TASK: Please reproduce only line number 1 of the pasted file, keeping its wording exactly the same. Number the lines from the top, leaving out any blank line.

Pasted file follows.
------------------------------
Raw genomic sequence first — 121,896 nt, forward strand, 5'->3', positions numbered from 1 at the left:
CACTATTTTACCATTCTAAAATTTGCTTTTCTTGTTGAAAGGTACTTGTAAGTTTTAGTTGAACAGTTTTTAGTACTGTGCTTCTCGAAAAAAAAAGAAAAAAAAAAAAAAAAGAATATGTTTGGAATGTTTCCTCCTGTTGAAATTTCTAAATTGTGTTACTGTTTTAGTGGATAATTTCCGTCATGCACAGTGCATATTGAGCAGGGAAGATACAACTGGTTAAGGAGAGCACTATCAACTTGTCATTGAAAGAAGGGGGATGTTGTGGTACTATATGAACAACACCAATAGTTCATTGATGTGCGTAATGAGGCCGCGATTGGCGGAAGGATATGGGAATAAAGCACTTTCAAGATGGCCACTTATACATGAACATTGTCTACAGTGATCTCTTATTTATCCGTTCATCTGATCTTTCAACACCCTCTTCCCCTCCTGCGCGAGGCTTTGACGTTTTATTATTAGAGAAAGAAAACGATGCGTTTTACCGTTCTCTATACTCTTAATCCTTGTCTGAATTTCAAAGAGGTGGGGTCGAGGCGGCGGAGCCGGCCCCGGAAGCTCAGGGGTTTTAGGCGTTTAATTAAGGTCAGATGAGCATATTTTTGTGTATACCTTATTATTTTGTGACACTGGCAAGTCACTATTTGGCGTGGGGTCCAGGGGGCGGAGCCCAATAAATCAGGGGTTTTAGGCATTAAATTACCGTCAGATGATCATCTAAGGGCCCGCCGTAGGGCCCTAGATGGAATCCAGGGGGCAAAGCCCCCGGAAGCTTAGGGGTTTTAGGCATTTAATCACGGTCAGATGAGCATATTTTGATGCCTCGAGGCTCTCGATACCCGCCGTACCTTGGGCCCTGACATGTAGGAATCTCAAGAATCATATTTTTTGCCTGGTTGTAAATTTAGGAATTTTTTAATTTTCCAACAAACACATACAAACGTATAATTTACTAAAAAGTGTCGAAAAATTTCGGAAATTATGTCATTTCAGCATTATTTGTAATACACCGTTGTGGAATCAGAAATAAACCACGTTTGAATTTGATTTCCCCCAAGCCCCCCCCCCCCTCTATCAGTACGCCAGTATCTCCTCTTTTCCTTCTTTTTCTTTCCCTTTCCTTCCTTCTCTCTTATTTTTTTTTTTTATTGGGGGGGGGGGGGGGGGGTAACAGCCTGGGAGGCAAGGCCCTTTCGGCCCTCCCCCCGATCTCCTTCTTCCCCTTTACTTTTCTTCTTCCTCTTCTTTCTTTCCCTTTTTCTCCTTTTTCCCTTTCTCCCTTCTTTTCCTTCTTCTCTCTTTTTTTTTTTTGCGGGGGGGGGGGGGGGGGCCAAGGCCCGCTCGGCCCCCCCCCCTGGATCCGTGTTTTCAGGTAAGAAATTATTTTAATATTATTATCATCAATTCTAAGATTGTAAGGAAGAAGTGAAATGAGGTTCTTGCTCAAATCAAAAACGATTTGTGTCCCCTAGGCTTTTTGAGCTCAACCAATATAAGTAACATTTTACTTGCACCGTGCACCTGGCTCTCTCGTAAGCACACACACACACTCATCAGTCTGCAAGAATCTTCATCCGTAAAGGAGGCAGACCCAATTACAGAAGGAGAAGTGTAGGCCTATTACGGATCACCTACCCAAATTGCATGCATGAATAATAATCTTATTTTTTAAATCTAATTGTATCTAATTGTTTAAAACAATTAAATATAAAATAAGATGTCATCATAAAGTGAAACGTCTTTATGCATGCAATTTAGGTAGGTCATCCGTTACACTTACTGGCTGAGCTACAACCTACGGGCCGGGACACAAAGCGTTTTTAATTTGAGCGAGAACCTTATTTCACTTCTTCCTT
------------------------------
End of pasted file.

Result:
Raw genomic sequence first — 121,896 nt, forward strand, 5'->3', positions numbered from 1 at the left: